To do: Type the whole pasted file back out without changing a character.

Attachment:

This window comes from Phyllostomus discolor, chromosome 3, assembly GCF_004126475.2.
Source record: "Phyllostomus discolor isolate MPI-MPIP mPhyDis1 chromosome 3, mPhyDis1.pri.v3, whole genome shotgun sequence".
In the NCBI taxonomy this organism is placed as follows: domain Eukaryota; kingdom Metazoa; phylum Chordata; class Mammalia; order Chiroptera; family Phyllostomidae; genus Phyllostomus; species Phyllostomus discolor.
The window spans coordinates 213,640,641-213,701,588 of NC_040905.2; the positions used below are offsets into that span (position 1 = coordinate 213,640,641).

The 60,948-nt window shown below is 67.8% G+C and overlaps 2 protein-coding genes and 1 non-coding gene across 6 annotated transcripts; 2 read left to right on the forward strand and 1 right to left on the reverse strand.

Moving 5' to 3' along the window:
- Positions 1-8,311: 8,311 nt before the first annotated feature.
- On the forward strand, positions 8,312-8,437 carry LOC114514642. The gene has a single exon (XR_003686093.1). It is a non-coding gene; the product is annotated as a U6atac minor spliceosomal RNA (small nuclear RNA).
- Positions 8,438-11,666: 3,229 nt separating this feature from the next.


This window comes from Phyllostomus discolor, chromosome 3, assembly GCF_004126475.2.
Source record: "Phyllostomus discolor isolate MPI-MPIP mPhyDis1 chromosome 3, mPhyDis1.pri.v3, whole genome shotgun sequence".
In the NCBI taxonomy this organism is placed as follows: domain Eukaryota; kingdom Metazoa; phylum Chordata; class Mammalia; order Chiroptera; family Phyllostomidae; genus Phyllostomus; species Phyllostomus discolor.
The window spans coordinates 213,640,641-213,701,588 of NC_040905.2; the positions used below are offsets into that span (position 1 = coordinate 213,640,641).

The 60,948-nt window shown below is 67.8% G+C and overlaps 2 protein-coding genes and 1 non-coding gene across 6 annotated transcripts; 2 read left to right on the forward strand and 1 right to left on the reverse strand.

Moving 5' to 3' along the window:
- Positions 1-8,311: 8,311 nt before the first annotated feature.
- On the forward strand, positions 8,312-8,437 carry LOC114514642. The gene has a single exon (XR_003686093.1). It is a non-coding gene; the product is annotated as a U6atac minor spliceosomal RNA (small nuclear RNA).
- Positions 8,438-11,666: 3,229 nt separating this feature from the next.